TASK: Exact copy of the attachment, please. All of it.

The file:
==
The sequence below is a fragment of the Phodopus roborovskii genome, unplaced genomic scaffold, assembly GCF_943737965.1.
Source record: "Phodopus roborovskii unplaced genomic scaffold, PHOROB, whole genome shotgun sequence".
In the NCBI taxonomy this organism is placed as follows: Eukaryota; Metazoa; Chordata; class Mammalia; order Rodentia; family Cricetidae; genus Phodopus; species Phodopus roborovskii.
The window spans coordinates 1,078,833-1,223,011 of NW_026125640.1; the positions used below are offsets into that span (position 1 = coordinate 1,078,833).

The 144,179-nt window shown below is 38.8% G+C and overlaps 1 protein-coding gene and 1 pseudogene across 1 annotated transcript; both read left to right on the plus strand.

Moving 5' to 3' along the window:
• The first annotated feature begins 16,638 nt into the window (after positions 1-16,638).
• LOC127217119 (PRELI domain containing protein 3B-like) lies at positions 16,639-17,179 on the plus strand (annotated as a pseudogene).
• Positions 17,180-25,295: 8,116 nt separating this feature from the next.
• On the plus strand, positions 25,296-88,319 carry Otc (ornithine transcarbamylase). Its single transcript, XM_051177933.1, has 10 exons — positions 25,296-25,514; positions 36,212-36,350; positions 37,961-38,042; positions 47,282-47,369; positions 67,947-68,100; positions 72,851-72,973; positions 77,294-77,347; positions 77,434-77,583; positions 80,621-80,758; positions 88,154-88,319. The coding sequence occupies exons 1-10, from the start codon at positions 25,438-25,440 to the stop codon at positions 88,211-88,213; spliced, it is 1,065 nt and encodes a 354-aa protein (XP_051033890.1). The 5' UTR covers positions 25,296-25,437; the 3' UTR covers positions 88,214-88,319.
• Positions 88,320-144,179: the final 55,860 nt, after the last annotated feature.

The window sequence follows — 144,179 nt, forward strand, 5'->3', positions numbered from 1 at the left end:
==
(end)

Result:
The sequence below is a fragment of the Phodopus roborovskii genome, unplaced genomic scaffold, assembly GCF_943737965.1.
Source record: "Phodopus roborovskii unplaced genomic scaffold, PHOROB, whole genome shotgun sequence".
In the NCBI taxonomy this organism is placed as follows: Eukaryota; Metazoa; Chordata; class Mammalia; order Rodentia; family Cricetidae; genus Phodopus; species Phodopus roborovskii.
The window spans coordinates 1,078,833-1,223,011 of NW_026125640.1; the positions used below are offsets into that span (position 1 = coordinate 1,078,833).

The 144,179-nt window shown below is 38.8% G+C and overlaps 1 protein-coding gene and 1 pseudogene across 1 annotated transcript; both read left to right on the plus strand.

Moving 5' to 3' along the window:
• The first annotated feature begins 16,638 nt into the window (after positions 1-16,638).
• LOC127217119 (PRELI domain containing protein 3B-like) lies at positions 16,639-17,179 on the plus strand (annotated as a pseudogene).
• Positions 17,180-25,295: 8,116 nt separating this feature from the next.
• On the plus strand, positions 25,296-88,319 carry Otc (ornithine transcarbamylase). Its single transcript, XM_051177933.1, has 10 exons — positions 25,296-25,514; positions 36,212-36,350; positions 37,961-38,042; positions 47,282-47,369; positions 67,947-68,100; positions 72,851-72,973; positions 77,294-77,347; positions 77,434-77,583; positions 80,621-80,758; positions 88,154-88,319. The coding sequence occupies exons 1-10, from the start codon at positions 25,438-25,440 to the stop codon at positions 88,211-88,213; spliced, it is 1,065 nt and encodes a 354-aa protein (XP_051033890.1). The 5' UTR covers positions 25,296-25,437; the 3' UTR covers positions 88,214-88,319.
• Positions 88,320-144,179: the final 55,860 nt, after the last annotated feature.

The window sequence follows — 144,179 nt, forward strand, 5'->3', positions numbered from 1 at the left end: